interests of the presidency, and i would fight it out in court. oversight is one thing, revenge is another. the democrats say their probes are part of a legitimate congressional oversight." guest: what lindsey graham is raising is a very important is a, and that issue coequal branches of the government of which we all recognize congress is one appeared that being said, you are not allowed to use your political power as a coequal branch of the government to do a fishing expedition. i think if you look back at what the republicans did in the 1990's against bill clinton, they truly overreached, and i think the democrats and speaker pelosi directly, is concerned that the democrats are pushing for an impeachment hearing and impeachment proceedings against even ifsident, which that were to occur in the house of representatives, the ears no chance that the president would be -- there is no chance that the president would be removed by the senate. so it is a futile effort that will have lasting applications on the 2020 election. so i think speaker pelosi is trying to prevent the moderate
in her party right now, which is difficult for her, to try to limit the probes against the president, and what senator has just outlined, which is true, the president has the right to protect his family and the office of the president -- that is not to say you could dismiss what conversation as for as a coequal branch of government, but you do have the records and the power that you are entitled to, and ultimately, if the court has to decide, i think the president is very comfortable in sending these decisions to the super work, their ultimate ability to weigh in. host: we will go to salisbury, north carolina. lewis, you are next with corey lewandowski, who is in new hampshire on this sunday. good morning. caller: good morning. good morning, c-span, and happy mother's day. book, i hear this guy talk out of the side of his neck, talking about the trump administration, how wonderful they are to go against the law. i really find vessel repulsing the we have -- i really find it we have ang that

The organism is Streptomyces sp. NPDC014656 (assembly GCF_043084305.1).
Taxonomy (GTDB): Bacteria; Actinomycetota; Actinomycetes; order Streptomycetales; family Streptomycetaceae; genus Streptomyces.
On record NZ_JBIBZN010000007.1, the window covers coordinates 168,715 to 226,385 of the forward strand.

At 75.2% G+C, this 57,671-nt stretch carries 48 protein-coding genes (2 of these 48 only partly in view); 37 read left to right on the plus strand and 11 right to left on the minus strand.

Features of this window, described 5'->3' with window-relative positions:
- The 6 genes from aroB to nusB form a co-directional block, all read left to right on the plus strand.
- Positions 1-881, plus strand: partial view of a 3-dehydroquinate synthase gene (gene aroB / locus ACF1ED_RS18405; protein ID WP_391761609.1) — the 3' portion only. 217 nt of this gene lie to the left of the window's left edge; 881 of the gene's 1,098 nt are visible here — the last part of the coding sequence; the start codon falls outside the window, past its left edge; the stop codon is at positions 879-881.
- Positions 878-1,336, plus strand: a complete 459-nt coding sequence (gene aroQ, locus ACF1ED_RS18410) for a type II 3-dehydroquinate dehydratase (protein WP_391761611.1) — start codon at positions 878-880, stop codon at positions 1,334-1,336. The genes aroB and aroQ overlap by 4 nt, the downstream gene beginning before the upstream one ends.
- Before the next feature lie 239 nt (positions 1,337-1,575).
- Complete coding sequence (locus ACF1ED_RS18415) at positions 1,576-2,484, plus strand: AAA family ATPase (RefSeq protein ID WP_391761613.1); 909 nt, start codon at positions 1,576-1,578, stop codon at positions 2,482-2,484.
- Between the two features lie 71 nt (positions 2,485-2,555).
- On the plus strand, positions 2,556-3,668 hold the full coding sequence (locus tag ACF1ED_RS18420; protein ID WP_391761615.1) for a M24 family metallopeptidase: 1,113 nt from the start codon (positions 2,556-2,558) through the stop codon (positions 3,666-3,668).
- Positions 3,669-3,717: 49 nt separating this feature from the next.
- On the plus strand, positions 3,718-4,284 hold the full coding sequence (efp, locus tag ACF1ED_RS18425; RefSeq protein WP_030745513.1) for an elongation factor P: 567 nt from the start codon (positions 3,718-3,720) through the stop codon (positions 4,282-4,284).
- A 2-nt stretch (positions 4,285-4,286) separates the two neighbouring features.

establishment saying obeyed the laws of the land. word of god says obey the law of the lanphier you cannot say trump is obeying the law of the land. they want to call it a witch hunt. i think the americans have a right to find out what is going on with him and that with putin. if congress asked to bring him in for an interview and he says no, and they give him a subpoena, will he show up? or will he break the law? host: lewis, we will get a response. thank you. guest: if the question is -- is the president going to go in testifying in front of congress, which i do not believe in the history of this republic has ever transpired, yeah, i think the answer is no. the congress has no legal authority to compel the president, or, for that matter, other specific individuals who have attorney-client privilege, to come in and testify. there is something called
executive authority which allows the president to have candidate private conversations with members of his senior staff that are not allowed to be disposable under that, just as you would toh your personal attorney your data not think there is any opportunity for this president or any president moving forward to ever have to be compelled by congress to come in and testify. host: i have to ask you about the president's twitter habits, because he obviousl you obviousw this closer than anyone else. saying therk post" president retreating 60 times in a massive twitter spree yesterday. can you give us a sense of how he goes about this, what his habits are, and what it was like running the campaign with his use of twitter? guest: well, as you know, the president is someone who believes in speaking directly to the american people, and i have he tweets whend, he feels like it and what he feels like.
if he sees an issue or topic that he wants to tweet about, whether his personal tweeting or retweeting, that is what he does. the days of the fireside chat when other presidents would talk directly to the american people or the use of television in a medium where the american people were not accustomed to it by ronald reagan or even potentially john f. kennedy. this is the modern version of those things, which is when something that the president wants to talk about raises to his attention level, he goes out and is very forward facing about it. look, he is probably the most transparent president as it relates to communication in the history of our country, because we know that he is doing this tweeting on his own. we know that it is literally him pressing the buttons on his phone or his device, which is putting this information out, and so we can have a window into the decision matrix of this president than we have ever had before. some will say "maybe he should